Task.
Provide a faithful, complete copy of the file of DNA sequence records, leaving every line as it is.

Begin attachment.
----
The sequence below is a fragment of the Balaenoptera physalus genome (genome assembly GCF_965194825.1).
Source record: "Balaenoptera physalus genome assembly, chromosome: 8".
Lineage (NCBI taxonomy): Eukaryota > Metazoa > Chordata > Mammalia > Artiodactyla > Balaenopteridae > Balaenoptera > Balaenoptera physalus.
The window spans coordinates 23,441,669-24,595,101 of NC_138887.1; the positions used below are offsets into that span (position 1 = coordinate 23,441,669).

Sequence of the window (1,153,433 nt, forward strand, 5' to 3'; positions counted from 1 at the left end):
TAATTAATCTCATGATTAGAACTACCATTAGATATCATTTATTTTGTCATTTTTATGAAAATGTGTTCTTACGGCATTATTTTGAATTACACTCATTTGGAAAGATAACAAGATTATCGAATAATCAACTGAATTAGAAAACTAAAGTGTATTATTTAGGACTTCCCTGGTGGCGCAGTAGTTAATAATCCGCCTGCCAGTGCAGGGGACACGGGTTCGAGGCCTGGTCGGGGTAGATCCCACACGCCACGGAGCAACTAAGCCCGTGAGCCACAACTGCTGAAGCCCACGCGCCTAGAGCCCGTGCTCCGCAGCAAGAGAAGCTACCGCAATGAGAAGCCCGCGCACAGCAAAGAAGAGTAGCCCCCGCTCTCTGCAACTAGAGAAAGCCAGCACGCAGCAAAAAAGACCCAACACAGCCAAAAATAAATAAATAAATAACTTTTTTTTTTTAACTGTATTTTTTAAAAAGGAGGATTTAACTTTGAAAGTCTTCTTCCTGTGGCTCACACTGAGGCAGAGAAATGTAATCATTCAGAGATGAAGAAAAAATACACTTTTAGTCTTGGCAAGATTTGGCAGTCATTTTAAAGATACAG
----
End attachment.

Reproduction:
The sequence below is a fragment of the Balaenoptera physalus genome (genome assembly GCF_965194825.1).
Source record: "Balaenoptera physalus genome assembly, chromosome: 8".
Lineage (NCBI taxonomy): Eukaryota > Metazoa > Chordata > Mammalia > Artiodactyla > Balaenopteridae > Balaenoptera > Balaenoptera physalus.
The window spans coordinates 23,441,669-24,595,101 of NC_138887.1; the positions used below are offsets into that span (position 1 = coordinate 23,441,669).

Sequence of the window (1,153,433 nt, forward strand, 5' to 3'; positions counted from 1 at the left end):
TAATTAATCTCATGATTAGAACTACCATTAGATATCATTTATTTTGTCATTTTTATGAAAATGTGTTCTTACGGCATTATTTTGAATTACACTCATTTGGAAAGATAACAAGATTATCGAATAATCAACTGAATTAGAAAACTAAAGTGTATTATTTAGGACTTCCCTGGTGGCGCAGTAGTTAATAATCCGCCTGCCAGTGCAGGGGACACGGGTTCGAGGCCTGGTCGGGGTAGATCCCACACGCCACGGAGCAACTAAGCCCGTGAGCCACAACTGCTGAAGCCCACGCGCCTAGAGCCCGTGCTCCGCAGCAAGAGAAGCTACCGCAATGAGAAGCCCGCGCACAGCAAAGAAGAGTAGCCCCCGCTCTCTGCAACTAGAGAAAGCCAGCACGCAGCAAAAAAGACCCAACACAGCCAAAAATAAATAAATAAATAACTTTTTTTTTTTAACTGTATTTTTTAAAAAGGAGGATTTAACTTTGAAAGTCTTCTTCCTGTGGCTCACACTGAGGCAGAGAAATGTAATCATTCAGAGATGAAGAAAAAATACACTTTTAGTCTTGGCAAGATTTGGCAGTCATTTTAAAGATACAG